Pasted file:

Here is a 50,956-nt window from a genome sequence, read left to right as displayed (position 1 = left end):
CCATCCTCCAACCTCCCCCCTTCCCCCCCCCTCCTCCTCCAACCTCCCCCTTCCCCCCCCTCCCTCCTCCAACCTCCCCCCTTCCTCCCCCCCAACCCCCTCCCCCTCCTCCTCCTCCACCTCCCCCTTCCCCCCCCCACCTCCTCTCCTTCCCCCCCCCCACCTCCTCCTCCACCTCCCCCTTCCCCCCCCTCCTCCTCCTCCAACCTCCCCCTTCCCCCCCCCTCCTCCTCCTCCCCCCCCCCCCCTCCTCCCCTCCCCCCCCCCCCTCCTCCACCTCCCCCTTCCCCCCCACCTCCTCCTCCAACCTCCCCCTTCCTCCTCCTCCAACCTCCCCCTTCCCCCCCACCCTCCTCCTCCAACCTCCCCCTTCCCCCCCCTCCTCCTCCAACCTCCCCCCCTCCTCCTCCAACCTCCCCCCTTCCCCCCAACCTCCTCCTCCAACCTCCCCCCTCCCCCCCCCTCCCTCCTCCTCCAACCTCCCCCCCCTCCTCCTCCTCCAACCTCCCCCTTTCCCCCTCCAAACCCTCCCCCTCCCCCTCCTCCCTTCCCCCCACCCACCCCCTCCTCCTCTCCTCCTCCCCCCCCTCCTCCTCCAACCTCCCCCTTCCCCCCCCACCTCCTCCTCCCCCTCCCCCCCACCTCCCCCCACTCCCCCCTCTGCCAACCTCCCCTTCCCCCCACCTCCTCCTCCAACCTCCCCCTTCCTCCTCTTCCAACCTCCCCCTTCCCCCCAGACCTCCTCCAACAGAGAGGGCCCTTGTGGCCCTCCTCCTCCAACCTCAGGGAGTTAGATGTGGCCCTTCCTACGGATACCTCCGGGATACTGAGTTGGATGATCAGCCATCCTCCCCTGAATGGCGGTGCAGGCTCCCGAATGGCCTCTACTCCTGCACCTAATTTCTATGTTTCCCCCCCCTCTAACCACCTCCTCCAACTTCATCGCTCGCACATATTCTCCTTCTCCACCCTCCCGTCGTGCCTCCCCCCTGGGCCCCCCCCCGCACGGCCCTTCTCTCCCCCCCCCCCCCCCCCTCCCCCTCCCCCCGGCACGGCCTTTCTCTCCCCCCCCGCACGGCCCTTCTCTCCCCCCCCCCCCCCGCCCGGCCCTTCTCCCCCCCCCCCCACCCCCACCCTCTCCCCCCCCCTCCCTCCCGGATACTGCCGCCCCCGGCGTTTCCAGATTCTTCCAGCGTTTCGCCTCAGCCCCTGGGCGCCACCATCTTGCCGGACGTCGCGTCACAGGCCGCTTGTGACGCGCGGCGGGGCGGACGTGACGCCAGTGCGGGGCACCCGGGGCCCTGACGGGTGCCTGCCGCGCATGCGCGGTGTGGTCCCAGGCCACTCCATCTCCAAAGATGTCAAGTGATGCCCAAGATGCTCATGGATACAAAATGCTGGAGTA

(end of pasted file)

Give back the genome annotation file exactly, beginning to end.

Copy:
Here is a 50,956-nt window from a genome sequence, read left to right as displayed (position 1 = left end):
CCATCCTCCAACCTCCCCCCTTCCCCCCCCCTCCTCCTCCAACCTCCCCCTTCCCCCCCCTCCCTCCTCCAACCTCCCCCCTTCCTCCCCCCCAACCCCCTCCCCCTCCTCCTCCTCCACCTCCCCCTTCCCCCCCCCACCTCCTCTCCTTCCCCCCCCCCACCTCCTCCTCCACCTCCCCCTTCCCCCCCCTCCTCCTCCTCCAACCTCCCCCTTCCCCCCCCCTCCTCCTCCTCCCCCCCCCCCCCTCCTCCCCTCCCCCCCCCCCCTCCTCCACCTCCCCCTTCCCCCCCACCTCCTCCTCCAACCTCCCCCTTCCTCCTCCTCCAACCTCCCCCTTCCCCCCCACCCTCCTCCTCCAACCTCCCCCTTCCCCCCCCTCCTCCTCCAACCTCCCCCCCTCCTCCTCCAACCTCCCCCCTTCCCCCCAACCTCCTCCTCCAACCTCCCCCCTCCCCCCCCCTCCCTCCTCCTCCAACCTCCCCCCCCTCCTCCTCCTCCAACCTCCCCCTTTCCCCCTCCAAACCCTCCCCCTCCCCCTCCTCCCTTCCCCCCACCCACCCCCTCCTCCTCTCCTCCTCCCCCCCCTCCTCCTCCAACCTCCCCCTTCCCCCCCCACCTCCTCCTCCCCCTCCCCCCCACCTCCCCCCACTCCCCCCTCTGCCAACCTCCCCTTCCCCCCACCTCCTCCTCCAACCTCCCCCTTCCTCCTCTTCCAACCTCCCCCTTCCCCCCAGACCTCCTCCAACAGAGAGGGCCCTTGTGGCCCTCCTCCTCCAACCTCAGGGAGTTAGATGTGGCCCTTCCTACGGATACCTCCGGGATACTGAGTTGGATGATCAGCCATCCTCCCCTGAATGGCGGTGCAGGCTCCCGAATGGCCTCTACTCCTGCACCTAATTTCTATGTTTCCCCCCCCTCTAACCACCTCCTCCAACTTCATCGCTCGCACATATTCTCCTTCTCCACCCTCCCGTCGTGCCTCCCCCCTGGGCCCCCCCCCGCACGGCCCTTCTCTCCCCCCCCCCCCCCCCCTCCCCCTCCCCCCGGCACGGCCTTTCTCTCCCCCCCCGCACGGCCCTTCTCTCCCCCCCCCCCCCCGCCCGGCCCTTCTCCCCCCCCCCCCACCCCCACCCTCTCCCCCCCCCTCCCTCCCGGATACTGCCGCCCCCGGCGTTTCCAGATTCTTCCAGCGTTTCGCCTCAGCCCCTGGGCGCCACCATCTTGCCGGACGTCGCGTCACAGGCCGCTTGTGACGCGCGGCGGGGCGGACGTGACGCCAGTGCGGGGCACCCGGGGCCCTGACGGGTGCCTGCCGCGCATGCGCGGTGTGGTCCCAGGCCACTCCATCTCCAAAGATGTCAAGTGATGCCCAAGATGCTCATGGATACAAAATGCTGGAGTA